Daily Archives: November 30, 2012

Looking ahead to Barbados 50th Independence Celebration

barbados wave flag

In plenty and in time of need…

For all our current economic problems and the failures of a corrupt political class to provide principled, unselfish leadership over the decades, Barbados on our 46th National Independence Day is still a country and a society to be envied.

Millions of people from countries around the world would get down on their knees and thank God if they were blessed enough to have had their navel string buried in Bajan soil. Stand still anywhere on this island for ten minutes and take it all in: even inner B’town’s worst is only a short walk from the salt water and beauty.

And isn’t that the truth? No matter where you are in Barbados you are only a minute or two from beauty the likes of which people from other countries spend thousands of dollars to see and experience for a few days.

The beauty of these fields and hills though, is nothing compared with the beauty of our people, our children and the ordinary folk who give Bim its character and reality.

It is true that we should be worried about the excesses of celebration for lowered achievements and about some of the youth whose activities could not be more ‘un-Bajan’ – but despite these things, can you not ask for assistance from a stranger on this island and still receive a helping hand? Of course you can!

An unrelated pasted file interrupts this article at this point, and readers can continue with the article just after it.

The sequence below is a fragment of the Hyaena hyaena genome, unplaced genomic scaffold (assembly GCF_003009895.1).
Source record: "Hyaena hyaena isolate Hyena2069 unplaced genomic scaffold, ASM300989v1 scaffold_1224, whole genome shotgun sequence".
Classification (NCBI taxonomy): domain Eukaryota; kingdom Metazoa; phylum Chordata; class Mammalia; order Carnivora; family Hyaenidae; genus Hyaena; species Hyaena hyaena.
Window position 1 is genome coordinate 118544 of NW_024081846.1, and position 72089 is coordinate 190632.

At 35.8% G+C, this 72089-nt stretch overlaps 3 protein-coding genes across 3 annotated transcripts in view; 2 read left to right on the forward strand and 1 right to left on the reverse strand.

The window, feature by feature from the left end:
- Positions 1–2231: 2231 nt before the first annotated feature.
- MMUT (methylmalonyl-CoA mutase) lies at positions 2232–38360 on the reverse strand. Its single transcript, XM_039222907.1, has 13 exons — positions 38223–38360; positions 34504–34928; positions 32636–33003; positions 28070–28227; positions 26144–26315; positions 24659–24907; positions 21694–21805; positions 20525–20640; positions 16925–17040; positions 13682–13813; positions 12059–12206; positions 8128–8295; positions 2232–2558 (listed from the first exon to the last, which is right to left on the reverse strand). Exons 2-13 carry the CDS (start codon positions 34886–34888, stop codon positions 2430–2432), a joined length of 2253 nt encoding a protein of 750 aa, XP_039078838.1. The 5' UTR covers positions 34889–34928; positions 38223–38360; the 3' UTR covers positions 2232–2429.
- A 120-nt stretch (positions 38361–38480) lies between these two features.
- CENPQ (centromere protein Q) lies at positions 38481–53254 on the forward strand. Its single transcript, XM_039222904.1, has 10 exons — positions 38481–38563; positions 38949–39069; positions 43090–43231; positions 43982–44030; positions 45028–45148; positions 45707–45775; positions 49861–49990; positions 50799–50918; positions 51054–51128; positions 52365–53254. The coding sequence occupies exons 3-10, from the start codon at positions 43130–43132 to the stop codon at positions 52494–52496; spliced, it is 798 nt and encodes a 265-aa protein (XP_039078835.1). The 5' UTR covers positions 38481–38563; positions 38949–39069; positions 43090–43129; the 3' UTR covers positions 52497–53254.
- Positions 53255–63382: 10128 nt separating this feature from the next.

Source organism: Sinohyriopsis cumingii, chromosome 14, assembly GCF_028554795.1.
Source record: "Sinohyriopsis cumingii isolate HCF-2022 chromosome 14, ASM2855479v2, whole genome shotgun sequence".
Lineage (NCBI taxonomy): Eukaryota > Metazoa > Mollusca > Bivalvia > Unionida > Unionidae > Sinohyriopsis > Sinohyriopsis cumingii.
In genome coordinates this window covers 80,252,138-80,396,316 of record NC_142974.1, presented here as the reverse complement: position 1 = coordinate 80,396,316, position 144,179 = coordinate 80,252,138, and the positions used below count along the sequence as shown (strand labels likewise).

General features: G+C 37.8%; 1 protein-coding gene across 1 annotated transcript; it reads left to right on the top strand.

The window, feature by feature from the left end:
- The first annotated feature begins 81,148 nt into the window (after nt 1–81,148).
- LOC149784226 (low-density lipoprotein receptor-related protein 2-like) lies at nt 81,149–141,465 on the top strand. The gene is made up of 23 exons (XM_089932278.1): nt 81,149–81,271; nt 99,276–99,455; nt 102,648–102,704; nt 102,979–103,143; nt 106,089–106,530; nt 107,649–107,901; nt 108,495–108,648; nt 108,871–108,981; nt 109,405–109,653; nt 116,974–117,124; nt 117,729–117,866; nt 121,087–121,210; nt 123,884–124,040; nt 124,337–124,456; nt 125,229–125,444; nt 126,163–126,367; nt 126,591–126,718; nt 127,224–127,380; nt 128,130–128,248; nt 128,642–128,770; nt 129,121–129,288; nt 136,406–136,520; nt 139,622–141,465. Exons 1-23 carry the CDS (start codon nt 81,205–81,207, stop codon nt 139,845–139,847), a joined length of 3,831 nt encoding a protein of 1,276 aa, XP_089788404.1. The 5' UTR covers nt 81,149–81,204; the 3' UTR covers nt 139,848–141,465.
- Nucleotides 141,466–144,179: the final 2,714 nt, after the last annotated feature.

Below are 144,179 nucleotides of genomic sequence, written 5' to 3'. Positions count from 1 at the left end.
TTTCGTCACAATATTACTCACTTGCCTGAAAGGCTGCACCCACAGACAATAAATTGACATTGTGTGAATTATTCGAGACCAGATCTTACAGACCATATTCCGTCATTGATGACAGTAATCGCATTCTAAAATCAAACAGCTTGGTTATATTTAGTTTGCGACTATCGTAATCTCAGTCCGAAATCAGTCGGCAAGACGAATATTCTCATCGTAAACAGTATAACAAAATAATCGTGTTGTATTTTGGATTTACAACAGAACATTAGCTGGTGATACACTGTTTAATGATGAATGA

Try that in New Jersey, or Soho. Been there, “have the t-shirt” as they say.

We naturally focus upon the decades, and our 46th anniversary is an uninspiring number compared to our 45th or our 40th. Remember our 30th? Remember the rains and no one cared? Soaked or not the party went on for three days. A bit different from these last two days, yes?

Admittedly things back then looked a bit brighter economically, but it was more than that: the mood was about us as a nation, about our wonderfully rosy future. About us as a people.

A short four years from now and we will be facing our 50th year as an independent, fully sovereign nation.

The question we should be asking ourselves now is not “How shall we celebrate our 50th?”, but “What do we want Barbados to be on our 50th, and what should we do to reach that goal?”

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